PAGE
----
At what period pearls were first found and began to be used for personal adornment is not known to history. Certain it is, however, that pearls have been fished for off the north-west coast of Ceylon from time immemorial. The pearl banks lie twelve miles out at sea and under ten fathoms of water, and it is strange that no legend exists as to when or by whom they were discovered.

The reasons why pearl-oysters are to be found here in millions are obvious : the banks lie in a great sheltered bay, where the water is shallow, the currents are almost imperceptible, and the minute organisms on which the oysters live exist in abundance.

The Portuguese, Dutch, and British Governments have, each in turn, derived great revenues from the pearl fisheries. They are not held annually, but only after examination of the banks has shown that a large number of mature oysters are ready to be fished. Sometimes, owing to the ravages of voracious skates which feed on the young oysters, or to the oyster-beds being covered with drifting sand or mud, and to other causes, no fisheries take place for years.

The fishing always commences about the middle of February, and lasts from six to eight weeks. At that time of the year the weather is generally most convenient for the operations. Soon after sunset a gentle land breeze springs up and blows all night, and by it the fishing fleetóconsisting, it may be, ot one hundred and fifty boats, each of about ten tons burdenósail out to the banks, and anchor at their stations. At sunrise the wind drops, and the divers begin work. They use heavy stones to take them down, and on reaching the bottom rake into bags attached to the ropes as many oysters as they can find, and then ascend to the surface.

The pearl banks are infested by sharks, but the divers do not fear them, as they all wear amulets purchased of professional shark-charmers, which they believe will protect them. What makes their work safe, however, is the presence of so many boats and the noise, which drive away the terrible creatures.

The diving is continued, with intervals for rest, till noon, when a sea-breeze springs up, which takes the laden boats back to land. On arrival, the oysters are all carried into the kottus, or stockaded enclosures, and there counted, the divers taking away their share. The Government share is then put up to auction by the officer in charge of the fishery amid much excitement. Scores of traders attend from all parts of the East, and the bidding is often brisk. The price paid per thousand oysters depends on the reputed out turn of pearls ; but at the best the whole business is a gamble, and much money is made and lost at it.

The contents of the oysters are emptied into dugout canoes or tubs, and washed, and the pearls sifted out. The vast majority of them are seed-pearls of little value, but a good number of large ones, perfect in shape aud lustre, are obtained at every fishery. What may be called " freak-pearls," such as a large and a smaller one joined together, called by the natives a " cock-and-hen pearl," are much valued.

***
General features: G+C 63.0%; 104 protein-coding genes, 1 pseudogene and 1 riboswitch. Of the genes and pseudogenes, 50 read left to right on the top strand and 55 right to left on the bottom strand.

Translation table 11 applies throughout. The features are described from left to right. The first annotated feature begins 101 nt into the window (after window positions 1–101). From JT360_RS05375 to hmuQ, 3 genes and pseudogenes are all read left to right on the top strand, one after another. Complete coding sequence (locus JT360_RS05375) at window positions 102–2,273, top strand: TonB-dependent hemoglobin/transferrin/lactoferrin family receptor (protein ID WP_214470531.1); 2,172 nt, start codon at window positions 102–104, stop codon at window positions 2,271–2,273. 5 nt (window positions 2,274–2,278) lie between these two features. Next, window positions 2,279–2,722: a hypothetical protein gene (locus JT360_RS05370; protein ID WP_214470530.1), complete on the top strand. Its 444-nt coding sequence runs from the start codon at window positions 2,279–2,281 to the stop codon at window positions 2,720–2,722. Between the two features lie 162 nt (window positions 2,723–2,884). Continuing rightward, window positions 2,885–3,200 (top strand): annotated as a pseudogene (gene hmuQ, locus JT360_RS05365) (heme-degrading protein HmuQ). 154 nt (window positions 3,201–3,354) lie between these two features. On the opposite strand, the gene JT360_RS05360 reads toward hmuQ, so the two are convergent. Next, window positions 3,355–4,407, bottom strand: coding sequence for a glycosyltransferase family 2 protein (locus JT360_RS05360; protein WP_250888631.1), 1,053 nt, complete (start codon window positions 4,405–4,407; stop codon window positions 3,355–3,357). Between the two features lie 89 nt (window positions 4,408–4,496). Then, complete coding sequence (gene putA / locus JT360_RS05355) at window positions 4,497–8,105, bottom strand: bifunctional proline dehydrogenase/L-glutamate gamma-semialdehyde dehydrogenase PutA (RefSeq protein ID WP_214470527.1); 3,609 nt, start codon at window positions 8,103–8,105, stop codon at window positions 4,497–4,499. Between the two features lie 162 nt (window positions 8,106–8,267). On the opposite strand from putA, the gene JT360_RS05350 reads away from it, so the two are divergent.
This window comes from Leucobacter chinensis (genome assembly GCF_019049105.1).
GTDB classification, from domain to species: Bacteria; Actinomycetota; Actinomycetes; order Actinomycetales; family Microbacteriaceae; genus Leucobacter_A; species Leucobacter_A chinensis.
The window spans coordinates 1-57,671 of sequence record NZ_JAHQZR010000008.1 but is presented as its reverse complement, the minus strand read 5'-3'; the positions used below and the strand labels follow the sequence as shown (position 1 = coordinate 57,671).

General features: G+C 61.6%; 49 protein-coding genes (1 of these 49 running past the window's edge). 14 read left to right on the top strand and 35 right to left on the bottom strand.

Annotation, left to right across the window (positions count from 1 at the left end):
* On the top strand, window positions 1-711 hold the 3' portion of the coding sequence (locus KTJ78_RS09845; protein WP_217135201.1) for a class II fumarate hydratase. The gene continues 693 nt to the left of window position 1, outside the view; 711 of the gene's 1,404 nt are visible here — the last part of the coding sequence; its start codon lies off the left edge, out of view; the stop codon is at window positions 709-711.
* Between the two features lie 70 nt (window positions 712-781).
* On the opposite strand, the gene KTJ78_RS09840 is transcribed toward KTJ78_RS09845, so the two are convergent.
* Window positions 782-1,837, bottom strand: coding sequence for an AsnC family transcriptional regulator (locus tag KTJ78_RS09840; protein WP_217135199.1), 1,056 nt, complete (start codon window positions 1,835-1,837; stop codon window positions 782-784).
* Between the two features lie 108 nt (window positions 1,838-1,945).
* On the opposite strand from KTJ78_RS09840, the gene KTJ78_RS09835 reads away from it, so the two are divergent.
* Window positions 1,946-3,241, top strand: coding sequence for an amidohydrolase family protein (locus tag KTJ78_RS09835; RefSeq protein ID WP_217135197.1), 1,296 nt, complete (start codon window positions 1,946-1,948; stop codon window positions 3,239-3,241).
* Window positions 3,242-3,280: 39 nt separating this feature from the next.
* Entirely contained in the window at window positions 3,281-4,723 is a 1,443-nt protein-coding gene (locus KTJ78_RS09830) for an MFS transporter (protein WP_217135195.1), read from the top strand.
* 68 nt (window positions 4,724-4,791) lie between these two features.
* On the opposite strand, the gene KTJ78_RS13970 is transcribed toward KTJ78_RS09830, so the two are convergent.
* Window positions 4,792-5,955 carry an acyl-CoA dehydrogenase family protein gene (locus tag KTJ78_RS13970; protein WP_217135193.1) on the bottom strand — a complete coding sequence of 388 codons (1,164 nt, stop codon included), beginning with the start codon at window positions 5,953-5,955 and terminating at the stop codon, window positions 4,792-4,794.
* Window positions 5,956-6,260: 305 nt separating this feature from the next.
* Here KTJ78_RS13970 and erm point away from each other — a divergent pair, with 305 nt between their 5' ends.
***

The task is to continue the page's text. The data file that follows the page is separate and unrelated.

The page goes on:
Other strange sea-products are to be found off the north-west coast of Ceylon. Among these are the dugongs, or sea-cowsówarm-blooded creatures something like seals. Their habits of sometimes floating upright in the sea and of carrying their yo mg under their flippers are supposed to have given rise to the belief in the existence of mermaids, held in the Middle Ages. They are called " sea-pigs " by the Tamils, who are very fond of their flesh. The Moormen are equally fond of it, but, being Mohammedans, are prohibited by their religion from eating " pig>" as unclean meat. They have accordingly given the creature another name, avariya, under which name they indulge their appetites with clear consciences !

Quantities of bcche-de-mer,or sea-slug, are collected in the shallows along the coast. They are dried and exported to China, where they are esteemed a delicacy, being chiefly eaten in the form of a thick glutinous soup.

Conch-shells are also fished tor, but the demand for them is not very great. They are chiefly used for making the weird wind instruments used in heathen temples during worship.

Beds of growing coral may be seen at several places along the coast. Glowing with brilliant colours, they present a beautiful appearance through the clear, still water to anyone gazing over the gunwale of a boat gliding over them.

To the north of the pearl-banks lies the island of Manaar, about twenty-two miles long, covered with brushwood, interspersed with groves of grim black palmyras. Here and there may be seen ancient baobabs, or monkey-breadfruit trees, planted probably by Arab traders many generations ago. Some are over sixty feet in girth, though only thirty feet in heightóveritable monstrosities of the vegetable kingdom.

The railway which is shortly to be made, connecting Ceylon with India by way of Adam's Bridge, will pass through this island. When completed, it will probably be one of the engineering wonders of the world.

A large proportion of the people living at Manaar and along the north-west coast are Roman Catholics, their ancestors having been converted to that faith by Portuguese priests over three hundred years ago. Some thirty miles in the interior, in the heart of the forest, is a famous Roman Catholic place of pilgrimage, and another of equal sanctity stands on the shores of the great Putlam lagoon. To these crowds of natives flock at certain seasonsónot only Roman Catholics, but Buddhists and Hindus, all of whom believe they will gain merit by the pilgrimage. Many go in anticipation of miraculous cures of diseases they suffer from.